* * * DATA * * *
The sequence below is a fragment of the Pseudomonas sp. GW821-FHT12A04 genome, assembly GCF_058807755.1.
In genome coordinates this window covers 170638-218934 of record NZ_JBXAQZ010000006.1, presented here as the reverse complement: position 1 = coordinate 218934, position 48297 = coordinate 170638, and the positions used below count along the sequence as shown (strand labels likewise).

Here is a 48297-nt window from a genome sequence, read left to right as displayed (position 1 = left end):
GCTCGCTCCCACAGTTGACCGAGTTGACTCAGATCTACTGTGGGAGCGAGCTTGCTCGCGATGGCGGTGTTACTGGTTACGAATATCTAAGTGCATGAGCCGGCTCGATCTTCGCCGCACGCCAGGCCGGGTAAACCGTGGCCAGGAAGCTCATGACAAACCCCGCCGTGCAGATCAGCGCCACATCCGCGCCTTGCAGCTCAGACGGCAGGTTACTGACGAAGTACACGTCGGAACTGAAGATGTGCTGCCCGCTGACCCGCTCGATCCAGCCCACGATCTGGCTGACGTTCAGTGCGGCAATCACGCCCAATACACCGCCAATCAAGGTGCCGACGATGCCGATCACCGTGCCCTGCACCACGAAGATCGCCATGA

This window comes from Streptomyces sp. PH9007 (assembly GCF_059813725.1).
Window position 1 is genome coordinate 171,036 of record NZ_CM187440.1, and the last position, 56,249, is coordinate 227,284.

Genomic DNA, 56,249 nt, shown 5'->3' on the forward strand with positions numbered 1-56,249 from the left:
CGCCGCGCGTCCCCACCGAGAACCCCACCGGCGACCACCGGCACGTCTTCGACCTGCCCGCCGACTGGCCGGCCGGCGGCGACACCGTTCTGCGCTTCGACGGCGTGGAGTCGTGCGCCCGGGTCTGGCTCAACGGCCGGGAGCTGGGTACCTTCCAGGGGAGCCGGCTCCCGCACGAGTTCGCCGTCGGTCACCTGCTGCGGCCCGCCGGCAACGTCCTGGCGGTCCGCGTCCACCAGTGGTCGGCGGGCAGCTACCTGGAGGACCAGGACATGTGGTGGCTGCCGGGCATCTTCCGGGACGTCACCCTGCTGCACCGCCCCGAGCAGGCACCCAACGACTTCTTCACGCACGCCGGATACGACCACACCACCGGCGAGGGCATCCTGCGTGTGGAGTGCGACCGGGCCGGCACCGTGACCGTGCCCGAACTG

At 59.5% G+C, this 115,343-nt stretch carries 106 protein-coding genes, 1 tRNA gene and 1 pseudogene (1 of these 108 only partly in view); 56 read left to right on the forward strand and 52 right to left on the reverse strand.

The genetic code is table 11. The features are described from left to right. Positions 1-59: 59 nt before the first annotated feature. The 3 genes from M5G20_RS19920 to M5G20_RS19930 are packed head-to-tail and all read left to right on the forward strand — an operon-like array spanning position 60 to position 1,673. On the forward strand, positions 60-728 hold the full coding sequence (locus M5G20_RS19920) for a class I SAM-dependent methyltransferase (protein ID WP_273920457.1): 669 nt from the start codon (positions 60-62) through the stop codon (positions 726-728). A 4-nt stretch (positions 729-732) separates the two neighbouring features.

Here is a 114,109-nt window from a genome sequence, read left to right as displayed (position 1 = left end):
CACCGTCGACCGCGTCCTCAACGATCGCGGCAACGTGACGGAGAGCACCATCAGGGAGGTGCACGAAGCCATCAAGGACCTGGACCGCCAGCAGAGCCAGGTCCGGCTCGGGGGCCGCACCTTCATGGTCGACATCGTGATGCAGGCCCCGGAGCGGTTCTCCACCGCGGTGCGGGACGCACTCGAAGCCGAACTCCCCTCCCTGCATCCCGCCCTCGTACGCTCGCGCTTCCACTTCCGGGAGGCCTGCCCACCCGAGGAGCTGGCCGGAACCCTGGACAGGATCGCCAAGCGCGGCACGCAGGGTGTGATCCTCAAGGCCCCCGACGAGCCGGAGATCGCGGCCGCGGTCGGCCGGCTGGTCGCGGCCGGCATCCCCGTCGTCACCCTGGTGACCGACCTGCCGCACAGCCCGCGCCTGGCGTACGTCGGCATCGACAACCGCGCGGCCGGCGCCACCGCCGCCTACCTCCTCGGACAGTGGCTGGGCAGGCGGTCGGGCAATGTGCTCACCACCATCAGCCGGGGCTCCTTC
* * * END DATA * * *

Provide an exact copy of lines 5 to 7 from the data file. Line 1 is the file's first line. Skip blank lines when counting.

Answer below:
This window comes from Streptomyces sp. PH9007 (assembly GCF_059813725.1).
Window position 1 is genome coordinate 171,036 of record NZ_CM187440.1, and the last position, 56,249, is coordinate 227,284.

Genomic DNA, 56,249 nt, shown 5'->3' on the forward strand with positions numbered 1-56,249 from the left: